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6 to Know: Publix Supermarkets Not Offering COVID Vaccine to Young Kids

It’s Friday, June 24th - and NBC 6 has the top stories of the day

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It’s Friday, June 24th - and NBC 6 has the top stories of the day.

No. 1 - A year after 98 people were killed in the Surfside condominium collapse, family members and the community will honor those lost in the tragedy at a remembrance event Friday.

The public Surfside Remembrance Event will take place from 10 a.m. to 12 p.m. at the building site. First Lady Jill Biden was expected to attend, along with other local and state leaders. The event was planned by a committee comprised of victim relatives, Jewish Community Services South Florida on behalf of additional relatives, Town Manager Andrew Hyatt, Surfside Mayor Shlomo Danzinger and support staff.

No. 2 - Florida Gov. Ron DeSantis chuckled at the notion of a run for The White House Thursday, a day after a poll of Republicans from the early primary state of New Hampshire shows DeSantis stacking up strongly against former President Donald Trump.

"What is this obsession with '24?" Desantis said, referring to the 2024 presidential election. He fielded the question about his political future while at a news conference at the Broward Health Sports Medicine facility, where he announced record funding to tackle Alzheimer’s disease. The survey of likely GOP primary voters shows DeSantis being their first choice candidate, with 39% versus Trump’s 37%, a statistical tie given the margin of error of 5.5%. NBC 6 political analyst Carlos Curbelo said those numbers are telling. "Of course, it is early, but the big news here is that Donald Trump apparently is no longer the singular dominant force in the Republican Party,” said Curbelo. "He has some competition and he hasn't had competition at least since 2016 when he won the presidency.”

No. 3 - Florida Gov. Ron DeSantis discussed funding for Alzheimer's disease research and signed a bill related to Alzheimer's education at a news conference in Fort Lauderdale Thursday.

DeSantis held the news conference at Broward Health, where he signed Florida Senate Bill 806, also known as the "Ramping up Education of Alzheimer’s Disease and Dementia for You" or READY Act. The bill requires the Department of Health to educate certain health care practitioners regarding specified information related to Alzheimer’s disease and related forms of dementia.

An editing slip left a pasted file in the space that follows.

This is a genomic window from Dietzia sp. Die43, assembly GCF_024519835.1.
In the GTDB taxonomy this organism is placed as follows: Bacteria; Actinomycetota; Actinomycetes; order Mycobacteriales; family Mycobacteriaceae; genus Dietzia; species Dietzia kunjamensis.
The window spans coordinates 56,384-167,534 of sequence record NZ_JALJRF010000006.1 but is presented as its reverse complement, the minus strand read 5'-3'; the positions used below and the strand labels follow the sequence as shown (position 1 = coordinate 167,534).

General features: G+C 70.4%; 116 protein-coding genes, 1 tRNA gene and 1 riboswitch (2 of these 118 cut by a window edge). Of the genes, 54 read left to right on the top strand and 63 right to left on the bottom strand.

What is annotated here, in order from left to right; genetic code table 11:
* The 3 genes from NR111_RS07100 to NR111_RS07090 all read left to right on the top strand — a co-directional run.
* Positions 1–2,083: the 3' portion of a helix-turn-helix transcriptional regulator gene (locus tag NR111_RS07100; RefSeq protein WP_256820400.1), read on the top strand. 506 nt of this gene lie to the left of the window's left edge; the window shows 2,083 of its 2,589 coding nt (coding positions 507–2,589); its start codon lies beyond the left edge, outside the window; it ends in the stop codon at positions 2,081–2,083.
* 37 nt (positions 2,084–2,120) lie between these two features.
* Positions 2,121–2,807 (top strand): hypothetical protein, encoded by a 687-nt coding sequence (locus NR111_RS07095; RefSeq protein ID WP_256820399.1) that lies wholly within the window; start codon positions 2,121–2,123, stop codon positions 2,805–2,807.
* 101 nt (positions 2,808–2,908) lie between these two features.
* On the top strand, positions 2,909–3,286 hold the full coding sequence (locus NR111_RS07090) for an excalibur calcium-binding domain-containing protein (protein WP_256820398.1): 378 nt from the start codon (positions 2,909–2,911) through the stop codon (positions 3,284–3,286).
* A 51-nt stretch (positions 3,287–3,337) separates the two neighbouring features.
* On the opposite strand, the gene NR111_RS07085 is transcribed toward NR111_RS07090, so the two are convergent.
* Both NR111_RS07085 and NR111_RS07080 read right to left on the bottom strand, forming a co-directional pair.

No. 4 - Months after a woman died following a procedure at a South Florida plastic surgery clinic, the owner of the recovery home where the woman was supposed to go afterward has been arrested for operating that home illegally.

Police arrested Charlie Butler, 44. Police say Butler was operating the recovery home, Chasing Dreams, in Miami Lakes without a license. Tanesha Walker, 47, traveled from Indiana to Miami in April for plastic surgery and she died following the procedure. Walker had a Brazilian butt lift and liposuction at New Life Plastic Surgery Center. Butler picked up Walker after the procedure and was supposed to take her back to the recovery center. “We really miss our mom, I’m still in disbelief,” said Tierra Gosha, Walker’s daughter. NBC 6 spoke with Walker’s daughter for the first time. She says their family is still grieving.

No. 5 - The Senate easily approved a bipartisan gun violence bill Thursday that seemed unthinkable a month ago, setting up final approval of what will be Congress' most far-reaching response in decades to the nation's run of brutal mass shootings.

After years of futile Democratic efforts to curb firearms, 15 Republicans joined with them as both sides decided inaction was untenable after last month’s rampages in Buffalo, New York and Uvalde, Texas. It took weeks of closed-door talks but senators emerged with a compromise embodying incremental but impactful movement to curb bloodshed that has come to regularly shock — yet no longer surprise — the nation. The $13 billion measure would toughen background checks for the youngest gun buyers, keep firearms from more domestic violence offenders and help states put in place red flag laws that make it easier for authorities to take weapons from people adjudged dangerous. It would also fund local programs for school safety, mental health and violence prevention.

No. 6 - The Florida-based Publix grocery store chain is not offering the COVID-19 vaccine to children younger than 5 but has not explained its decision.

The supermarket chain with 1,288 stores in seven Southern states was instrumental in distributing the vaccine when it was initially released. Its website indicates it is currently offering the vaccine to adults and children 5 and older. The company told the Tampa Bay Times that Publix stores won't offer the vaccine to young children “at this time." It did not explain the decision or return multiple messages or phone calls to The Associated Press on Thursday. The company's website shows it offers other vaccinations for babies as young as 6 months. Florida Surgeon General Joseph Ladapo has recommended against vaccinating healthy children, despite U.S. Centers for Disease Control and Prevention guidelines that recommend the vaccines for everyone 6 months and older.

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